AN ASSESSMENT OF THE ECONOMIC IMPACT OF THE 2012 OLYMPICS IN LONDON
A country has to overcome numerous challenges posed by the IOC or the International Olympic Committee to win the much envied right to host the world’s most lucrative sporting event, the Olympics (Kavetsos and Szymanski, 2010, p. 162). The process is in essence a critical process incorporating several rounds and stages of voting (Prayag, Hosany, Nunko. and Alders, 2013, p. 632). As such, the city of London started bidding for the opportunity to host the international event in 2003 and was granted the privilege seven years before the event actually began (Oxford Economics, 2012). The city of London had to prove over and beyond that it had the social and political goodwill to successfully host the event. Its overall infrastructure, proposed Olympic village, sporting venues, accommodation facilities, natural environment, security parameter, finances, transport system and legacy all had to appease to the IOC (Oxford Economics, 2012). The Olympic Games is in essence a sporting event with an unrivalled magnitude and as such, presents a vastly significant economic impact not only on the host city but to the host country as well (Prayag, Hosany, Nunko. and Alders, 2013, p. 632). This paper seeks to present an assessment on the economic impact realized by the UK for successfully hosting the 2012 London Olympics.
The UK economy as well as those of its constituent nations as well as regions indeed experienced a considerable boost from successfully hosting the 2012 London Olympics as well as the Paralympics Games (Prayag, Hosany, Nunko. and Alders, 2013, p. 634). The construction activities associated with the London 2012 games not only contributed to the UK’s GDP but also increased employment considerably. An estimate of the overall building costs can serve to present the contributions this had on the overall UK economy (Kavetsos, 2012, p. 1460). Data from the Olympic Delivery Authority will be critical towards offering accurate information concerning Olympic Park construction project expenditures (Oxford Economics, 2012). These Olympic Parks include the international Broadcast Center, the Athlete’s Village as well as the different competition venues. There were also a number of different Olympic Games associated construction projects like the Arcelor Mittal Orbit observation tower and the Westfield Shopping complex (Kavetsos, 2012, p. 1460).
It is estimated that the total expenditures on the London Olympics related construction projects from 2005 to 2017 stand at about 12 billion pounds relative to 2012 price indexes (Oxford Economics, 2012). These expenditures have benefited companies from all UK nations as well as regions. It is known that the ODA went on to award more than 800 companies construction contracts such that 7 of the 12 UK nations witnessed their firms receiving about 5% and above of construction project contracts (Oxford Economics, 2012). More so, the construction projects prior to and after the games are estimated to contribute more than 4.5 billion pounds to the UK’s overall GDP. It is important to point out that 70% of this GDP contribution occurred prior to the Games while the remainder also contributed to GDP relative to legacy builds (Oxford Economics, 2012; Weed, 2014, p. 105).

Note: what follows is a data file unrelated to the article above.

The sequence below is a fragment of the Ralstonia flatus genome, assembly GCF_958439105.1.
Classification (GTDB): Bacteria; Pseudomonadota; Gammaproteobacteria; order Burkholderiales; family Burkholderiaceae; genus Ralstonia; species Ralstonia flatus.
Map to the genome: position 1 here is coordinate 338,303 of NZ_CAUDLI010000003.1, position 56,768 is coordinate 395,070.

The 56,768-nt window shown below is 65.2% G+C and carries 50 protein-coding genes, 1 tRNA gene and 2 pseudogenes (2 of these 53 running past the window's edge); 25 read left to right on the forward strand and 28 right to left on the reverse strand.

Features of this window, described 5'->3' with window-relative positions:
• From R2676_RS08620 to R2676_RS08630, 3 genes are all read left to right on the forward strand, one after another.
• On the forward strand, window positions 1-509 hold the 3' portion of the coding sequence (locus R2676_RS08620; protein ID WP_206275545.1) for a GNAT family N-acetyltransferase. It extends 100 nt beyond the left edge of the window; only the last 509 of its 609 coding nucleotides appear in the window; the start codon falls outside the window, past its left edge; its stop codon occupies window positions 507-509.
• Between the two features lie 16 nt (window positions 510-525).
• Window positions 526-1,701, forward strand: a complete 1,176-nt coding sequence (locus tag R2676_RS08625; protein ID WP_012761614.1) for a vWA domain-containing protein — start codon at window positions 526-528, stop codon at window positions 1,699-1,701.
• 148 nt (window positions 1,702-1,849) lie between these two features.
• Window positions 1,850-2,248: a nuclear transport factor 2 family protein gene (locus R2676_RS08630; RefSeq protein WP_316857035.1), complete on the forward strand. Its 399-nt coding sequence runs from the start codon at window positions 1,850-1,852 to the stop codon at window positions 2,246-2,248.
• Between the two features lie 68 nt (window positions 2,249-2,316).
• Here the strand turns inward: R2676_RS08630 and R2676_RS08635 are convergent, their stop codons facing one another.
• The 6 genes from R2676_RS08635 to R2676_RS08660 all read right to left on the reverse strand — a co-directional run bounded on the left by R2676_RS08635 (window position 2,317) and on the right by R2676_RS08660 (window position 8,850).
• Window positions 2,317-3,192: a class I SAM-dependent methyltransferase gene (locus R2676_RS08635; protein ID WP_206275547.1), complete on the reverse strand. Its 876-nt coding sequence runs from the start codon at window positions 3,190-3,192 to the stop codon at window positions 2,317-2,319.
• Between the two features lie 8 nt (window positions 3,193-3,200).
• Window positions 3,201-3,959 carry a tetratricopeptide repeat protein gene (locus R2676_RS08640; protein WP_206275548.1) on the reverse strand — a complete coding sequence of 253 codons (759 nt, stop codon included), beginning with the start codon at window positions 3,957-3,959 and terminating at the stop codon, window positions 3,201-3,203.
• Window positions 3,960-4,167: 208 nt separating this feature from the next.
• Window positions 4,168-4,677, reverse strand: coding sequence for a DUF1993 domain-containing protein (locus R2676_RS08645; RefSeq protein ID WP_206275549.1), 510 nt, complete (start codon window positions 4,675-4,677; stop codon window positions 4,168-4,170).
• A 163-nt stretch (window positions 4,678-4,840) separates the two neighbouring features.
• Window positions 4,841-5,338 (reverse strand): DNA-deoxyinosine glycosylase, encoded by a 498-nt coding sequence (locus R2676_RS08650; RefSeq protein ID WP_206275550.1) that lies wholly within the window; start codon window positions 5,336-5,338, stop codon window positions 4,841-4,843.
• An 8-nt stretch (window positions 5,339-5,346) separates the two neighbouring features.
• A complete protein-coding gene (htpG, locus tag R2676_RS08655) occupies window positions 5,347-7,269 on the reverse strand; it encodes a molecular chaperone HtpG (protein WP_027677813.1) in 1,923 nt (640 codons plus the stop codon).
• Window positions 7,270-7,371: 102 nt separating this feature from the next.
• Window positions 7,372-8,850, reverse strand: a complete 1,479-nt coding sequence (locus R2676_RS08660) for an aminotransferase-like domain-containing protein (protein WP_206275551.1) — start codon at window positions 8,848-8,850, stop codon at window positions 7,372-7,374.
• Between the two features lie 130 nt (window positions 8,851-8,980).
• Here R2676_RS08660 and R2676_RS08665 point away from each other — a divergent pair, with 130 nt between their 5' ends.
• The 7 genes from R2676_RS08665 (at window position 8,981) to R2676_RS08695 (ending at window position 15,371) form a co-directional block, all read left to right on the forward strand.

It is critical to analyze the multiplier effects associated with the construction projects. It is estimated that the multiplier effects indeed added about 5.8 billion pounds to the UK’s GDP from such activities as inputs procurement for goods and services relative to the supply chains exhibited by various construction oriented firms (Oxford Economics, 2012; Kavetsos, 2012, p. 1460). On the same note, the number of UK residents employed in the numerous construction projects as well as the associated supply chains contributed about 3.3 billion pounds to the UK economy by reason of their individual spending habits (Oxford Economics, 2012). While relying on the 2012 price indexes, the construction activity related to the London 2012 Olympic Games will in totality contribute more than 13.5 billion pounds to the overall UK GDP (Oxford Economics, 2012).
It is also important to point out that the total growth in GDP as a result of the 2012 London Olympic Games involves indirect, direct as well as induced effects. These are supported by the different phases of construction work before and after the Games and its subsequent legacy build (Weed, 2014, p. 107). For instance, site preparations as well as related infrastructure added more than 2.3 billion pounds to the overall GDP of the UK regions and nations (Oxford Economics, 2012; Kavetsos, 2012, p. 1460). On the same note, about 1.3 billion dollars added to the UK’s GDP resulted from the construction projects associated with competition avenues (Oxford Economics, 2012). After the 2012 London Olympic Games, constructions like the Athletes Village had to be converted for other purposes such as residential spaces, building of office, and retail spaces and more so, transformations to the Stratford station to incorporate the Crossrail (Oxford Economics, 2012). It is estimated that about 4 billion pounds will be added to the UK’s overall GDP from the construction of legacy projects.